It is starting to happen again. Do you remember how “panic buying” caused a massive shortage of toilet paper and other basic essentials during the early days of the COVID pandemic last year? Well, shortages are back, but this time around different factors are at play. We are being told that the shortages should just be temporary, and that is good news. But this is yet another example that shows how exceedingly vulnerable global supply chains have become in this day and age. If another major global crisis were to suddenly strike, we could quickly be facing long-term shortages of certain items that would be quite severe. So hopefully this short-term toilet paper shortage will be a wake up call for all of us. The following comes from Yahoo News…
Who can forget last year’s empty store shelves and pandemic panic shopping, right? Cleaning products, hand sanitizer and toilet paper were all but impossible to find, and only recently have name-brand disinfectant wipes and sprays begun showing up in stores again,
Well, brace yourself, because another product shortage is looming — and yes, it may very well become tough to find toilet paper again.
This new toilet paper shortage is not being caused by “panic buying”. Instead, two factors have combined to create serious delays in getting products from overseas…
For six days, Egypt’s Suez Canal was blocked by a giant cargo vessel that got stuck and held up hundreds of other ships on a route that handles about 12% of world trade. The Ever Given — about as long as the Empire State Building is tall — was finally freed Monday, but analysts say it could take more than a week to clear the backup.
Meanwhile, a shortage of shipping containers also is causing problems in the cargo transport industry. Many of the factories that build the giant metal boxes are in China — and a number of them shut down in the early days of the COVID crisis, cutting supplies short.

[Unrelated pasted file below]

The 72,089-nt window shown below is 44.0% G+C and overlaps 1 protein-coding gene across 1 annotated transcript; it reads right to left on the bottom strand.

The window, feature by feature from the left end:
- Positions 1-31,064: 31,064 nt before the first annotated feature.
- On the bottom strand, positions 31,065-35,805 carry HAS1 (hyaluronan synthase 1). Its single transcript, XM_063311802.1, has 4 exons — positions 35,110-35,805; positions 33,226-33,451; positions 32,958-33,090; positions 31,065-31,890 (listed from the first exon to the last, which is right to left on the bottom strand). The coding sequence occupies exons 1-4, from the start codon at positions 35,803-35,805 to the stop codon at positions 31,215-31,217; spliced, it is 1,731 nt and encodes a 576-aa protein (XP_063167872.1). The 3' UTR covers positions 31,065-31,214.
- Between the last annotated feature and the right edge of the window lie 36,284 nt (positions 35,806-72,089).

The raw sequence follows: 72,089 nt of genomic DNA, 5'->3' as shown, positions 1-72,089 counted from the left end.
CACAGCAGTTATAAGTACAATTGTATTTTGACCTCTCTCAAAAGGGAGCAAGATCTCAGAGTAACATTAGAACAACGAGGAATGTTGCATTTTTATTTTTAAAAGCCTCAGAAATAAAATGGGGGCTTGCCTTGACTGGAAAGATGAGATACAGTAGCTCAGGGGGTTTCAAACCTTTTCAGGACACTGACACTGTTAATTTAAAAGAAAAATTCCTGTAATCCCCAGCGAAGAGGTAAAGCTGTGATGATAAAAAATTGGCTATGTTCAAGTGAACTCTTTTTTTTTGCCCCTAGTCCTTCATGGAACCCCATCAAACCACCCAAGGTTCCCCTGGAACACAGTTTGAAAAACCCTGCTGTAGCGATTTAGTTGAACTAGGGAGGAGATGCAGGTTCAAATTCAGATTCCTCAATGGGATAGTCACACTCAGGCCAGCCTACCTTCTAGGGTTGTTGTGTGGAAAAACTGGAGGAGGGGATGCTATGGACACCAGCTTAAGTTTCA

Needless to say, it won’t just be toilet paper that is affected.
Even now, you are probably noticing empty shelves at some of your favorite retail outlets, and that will probably continue to be the case for quite some time.
Meanwhile, prices on many of our favorite consumer products are going to be rising substantially. For example, even though we are being told that the current toilet paper shortages will just be “temporary”, the price increases that are coming will not be…
The maker of the Cottonelle, Scott and Viva brands announced Wednesday that it will hike prices on “a majority of its North America consumer products business,” including toilet paper and baby care items.
Kimberly-Clark Corporation blamed rising commodity costs for the increases.
In response to the COVID pandemic, governments all over the globe have been creating, borrowing and spending money like there is no tomorrow.
As a result, commodity prices have shot through the roof, and companies are starting to pass those price increases along to consumers.
Our politicians always seem to think that “more money” is the solution, but their reckless policies are starting to cause some very serious long-term problems. Here in the United States, we have now seen the money supply grow at an insane pace for 11 months in a row…